US6440132B1 (en) * 2000-05-24 2002-08-27 Roger P. Jackson Open head bone screw closure with threaded boss
US6656181B2 (en) * 2000-11-22 2003-12-02 Robert A Dixon Method and device utilizing tapered screw shanks for spinal stabilization
US8834533B2 (en) 2001-06-04 2014-09-16 Warsaw Orthopedic, Inc. Dynamic plate system having moveable segments
US7097645B2 (en) 2001-06-04 2006-08-29 Sdgi Holdings, Inc. Dynamic single-lock anterior cervical plate system having non-detachably fastened and moveable segments
US7112202B2 (en) 2001-06-04 2006-09-26 Warsaw Orthopedic, Inc. Method for installing dynamic, modular, single-lock anterior cervical plate system having assembleable and moveable segments
US7118573B2 (en) 2001-06-04 2006-10-10 Sdgi Holdings, Inc. Dynamic anterior cervical plate system having moveable segments, instrumentation, and method for installation thereof
US7186256B2 (en) 2001-06-04 2007-03-06 Warsaw Orthopedic, Inc. Dynamic, modular, single-lock anterior cervical plate system having assembleable and movable segments
US7044952B2 (en) 2001-06-06 2006-05-16 Sdgi Holdings, Inc. Dynamic multilock anterior cervical plate system having non-detachably fastened and moveable segments
US7041105B2 (en) 2001-06-06 2006-05-09 Sdgi Holdings, Inc. Dynamic, modular, multilock anterior cervical plate system having detachably fastened assembleable and moveable segments
US7115130B2 (en) 2001-06-06 2006-10-03 Warsaw Orthopedic, Inc. Method for installing dynamic, modular, multilock anterior cervical plate system having detachably fastened assembleable and moveable segments
US7785327B1 (en) 2002-07-05 2010-08-31 Theken Spine, Llc Fixed and variable locking fixation assembly
US7780666B1 (en) 2002-07-05 2010-08-24 Theken Spine, Llc Fixed and variable locking fixation assembly
AU2009212810B2 (en) * 2002-11-05 2013-06-27 Ldr Medical Intervertebral Disc Prosthesis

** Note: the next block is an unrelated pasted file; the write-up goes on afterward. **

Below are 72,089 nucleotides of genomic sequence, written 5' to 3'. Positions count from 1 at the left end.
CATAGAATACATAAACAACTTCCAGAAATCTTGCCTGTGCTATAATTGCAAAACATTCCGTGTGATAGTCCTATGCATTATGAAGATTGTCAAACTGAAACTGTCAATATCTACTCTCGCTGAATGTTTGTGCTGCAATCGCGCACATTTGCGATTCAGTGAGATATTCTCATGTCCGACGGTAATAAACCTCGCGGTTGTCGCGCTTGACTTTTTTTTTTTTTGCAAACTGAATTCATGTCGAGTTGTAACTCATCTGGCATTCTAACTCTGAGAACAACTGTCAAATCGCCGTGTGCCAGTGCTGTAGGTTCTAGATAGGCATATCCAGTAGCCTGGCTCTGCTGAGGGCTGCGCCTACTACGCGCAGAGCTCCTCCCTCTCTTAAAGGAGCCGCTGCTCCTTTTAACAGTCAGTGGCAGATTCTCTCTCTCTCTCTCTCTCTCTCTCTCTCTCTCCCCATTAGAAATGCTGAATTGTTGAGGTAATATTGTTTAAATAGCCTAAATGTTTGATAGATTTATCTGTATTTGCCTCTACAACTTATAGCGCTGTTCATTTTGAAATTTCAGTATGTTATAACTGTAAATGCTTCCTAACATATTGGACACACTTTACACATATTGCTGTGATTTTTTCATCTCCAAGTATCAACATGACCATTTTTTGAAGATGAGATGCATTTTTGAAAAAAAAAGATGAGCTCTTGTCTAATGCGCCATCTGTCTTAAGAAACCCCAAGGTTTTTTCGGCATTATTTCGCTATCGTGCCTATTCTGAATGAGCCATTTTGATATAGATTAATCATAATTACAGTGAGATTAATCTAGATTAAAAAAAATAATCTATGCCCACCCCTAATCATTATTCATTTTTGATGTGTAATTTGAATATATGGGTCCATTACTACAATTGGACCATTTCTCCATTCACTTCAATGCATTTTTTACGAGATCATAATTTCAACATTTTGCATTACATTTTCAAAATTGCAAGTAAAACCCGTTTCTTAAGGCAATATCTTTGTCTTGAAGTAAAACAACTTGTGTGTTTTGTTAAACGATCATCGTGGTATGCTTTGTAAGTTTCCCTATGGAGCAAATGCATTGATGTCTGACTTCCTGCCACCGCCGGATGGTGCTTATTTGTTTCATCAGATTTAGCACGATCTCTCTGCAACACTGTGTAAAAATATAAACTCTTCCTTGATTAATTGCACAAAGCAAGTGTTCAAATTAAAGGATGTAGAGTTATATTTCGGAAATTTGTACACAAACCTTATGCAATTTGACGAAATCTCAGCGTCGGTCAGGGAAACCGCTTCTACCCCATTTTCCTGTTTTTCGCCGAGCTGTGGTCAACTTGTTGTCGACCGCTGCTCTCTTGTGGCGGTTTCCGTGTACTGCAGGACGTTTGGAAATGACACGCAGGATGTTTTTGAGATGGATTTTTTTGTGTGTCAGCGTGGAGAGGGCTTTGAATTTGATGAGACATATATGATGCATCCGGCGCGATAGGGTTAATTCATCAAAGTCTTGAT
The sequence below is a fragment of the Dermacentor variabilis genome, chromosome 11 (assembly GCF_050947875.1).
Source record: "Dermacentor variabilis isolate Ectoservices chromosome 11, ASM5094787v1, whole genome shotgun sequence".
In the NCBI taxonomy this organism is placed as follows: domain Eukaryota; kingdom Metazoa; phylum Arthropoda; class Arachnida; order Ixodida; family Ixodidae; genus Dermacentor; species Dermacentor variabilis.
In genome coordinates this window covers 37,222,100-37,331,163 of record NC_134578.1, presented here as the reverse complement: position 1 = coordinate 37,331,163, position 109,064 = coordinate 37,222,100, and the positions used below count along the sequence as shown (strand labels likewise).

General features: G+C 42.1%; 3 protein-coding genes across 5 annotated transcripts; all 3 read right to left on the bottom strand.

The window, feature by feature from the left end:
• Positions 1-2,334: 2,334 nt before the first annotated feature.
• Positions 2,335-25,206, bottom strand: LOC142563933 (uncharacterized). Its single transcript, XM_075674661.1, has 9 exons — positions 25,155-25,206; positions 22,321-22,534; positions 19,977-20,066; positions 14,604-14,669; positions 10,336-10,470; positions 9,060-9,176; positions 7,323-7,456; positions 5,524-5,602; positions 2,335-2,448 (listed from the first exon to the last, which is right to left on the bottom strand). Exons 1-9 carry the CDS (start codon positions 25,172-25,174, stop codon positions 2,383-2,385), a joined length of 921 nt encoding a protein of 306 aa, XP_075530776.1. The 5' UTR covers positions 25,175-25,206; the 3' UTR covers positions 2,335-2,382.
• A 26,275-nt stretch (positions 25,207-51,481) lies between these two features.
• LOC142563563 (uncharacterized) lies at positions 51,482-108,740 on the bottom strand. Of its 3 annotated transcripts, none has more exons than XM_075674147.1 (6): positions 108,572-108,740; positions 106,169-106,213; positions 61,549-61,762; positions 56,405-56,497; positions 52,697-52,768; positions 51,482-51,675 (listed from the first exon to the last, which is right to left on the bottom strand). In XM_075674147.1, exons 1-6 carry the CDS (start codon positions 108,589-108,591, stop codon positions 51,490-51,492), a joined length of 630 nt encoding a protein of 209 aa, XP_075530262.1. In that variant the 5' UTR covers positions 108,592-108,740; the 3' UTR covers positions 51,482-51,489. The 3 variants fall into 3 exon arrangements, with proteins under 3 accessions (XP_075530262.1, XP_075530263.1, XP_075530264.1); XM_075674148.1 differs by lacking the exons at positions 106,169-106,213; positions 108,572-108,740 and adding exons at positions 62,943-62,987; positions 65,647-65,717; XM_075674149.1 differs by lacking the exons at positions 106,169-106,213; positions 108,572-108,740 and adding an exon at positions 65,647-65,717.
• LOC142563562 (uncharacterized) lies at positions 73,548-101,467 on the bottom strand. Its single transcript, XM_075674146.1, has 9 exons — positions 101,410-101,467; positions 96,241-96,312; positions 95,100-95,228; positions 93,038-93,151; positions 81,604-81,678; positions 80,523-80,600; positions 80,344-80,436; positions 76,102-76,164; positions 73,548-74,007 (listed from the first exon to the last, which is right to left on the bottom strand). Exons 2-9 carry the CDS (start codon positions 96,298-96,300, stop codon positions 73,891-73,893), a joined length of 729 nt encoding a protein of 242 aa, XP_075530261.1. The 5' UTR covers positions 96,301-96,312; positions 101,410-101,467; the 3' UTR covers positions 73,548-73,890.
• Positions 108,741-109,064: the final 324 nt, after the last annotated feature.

WO2004093747A1 (en) * 2003-04-02 2004-11-04 Ortho Development Corporation Tibial augment connector
US9408646B2 (en) 2003-09-03 2016-08-09 DePuy Synthes Products, Inc. Bone plate with captive clips
US9414870B2 (en) 2003-09-03 2016-08-16 DePuy Synthes Products, Inc. Translatable carriage fixation system
EP1691698A4 (en) * 2003-12-12 2008-12-17 Integra Lifesciences Corp Apparatuses, systems and methods for bone fixation
US7846190B2 (en) 2003-12-12 2010-12-07 Integra Lifesciences Corporation Apparatuses, systems and methods for bone fixation
EP1691698A2 (en) * 2003-12-12 2006-08-23 Kinetikos Medical Incorporated Apparatuses, systems and methods for bone fixation
US7988714B2 (en) 2004-10-08 2011-08-02 Aesculap Ag Bone screw
US8398688B2 (en) 2004-10-08 2013-03-19 Aesculap Ag Bone screw
US8398687B2 (en) 2006-12-06 2013-03-19 Amei Technologies, Inc. Volar plate fixation device
US8623062B2 (en) 2008-09-29 2014-01-07 Dimitriy G. Kondrashov System and method to stablize a spinal column including a spinolaminar locking plate

Also Published As

Publication number Publication date
SE9301578L (en) 1994-11-08
SE9301578D0 (en) 1993-05-07
SE501265C2 (en) 1994-12-19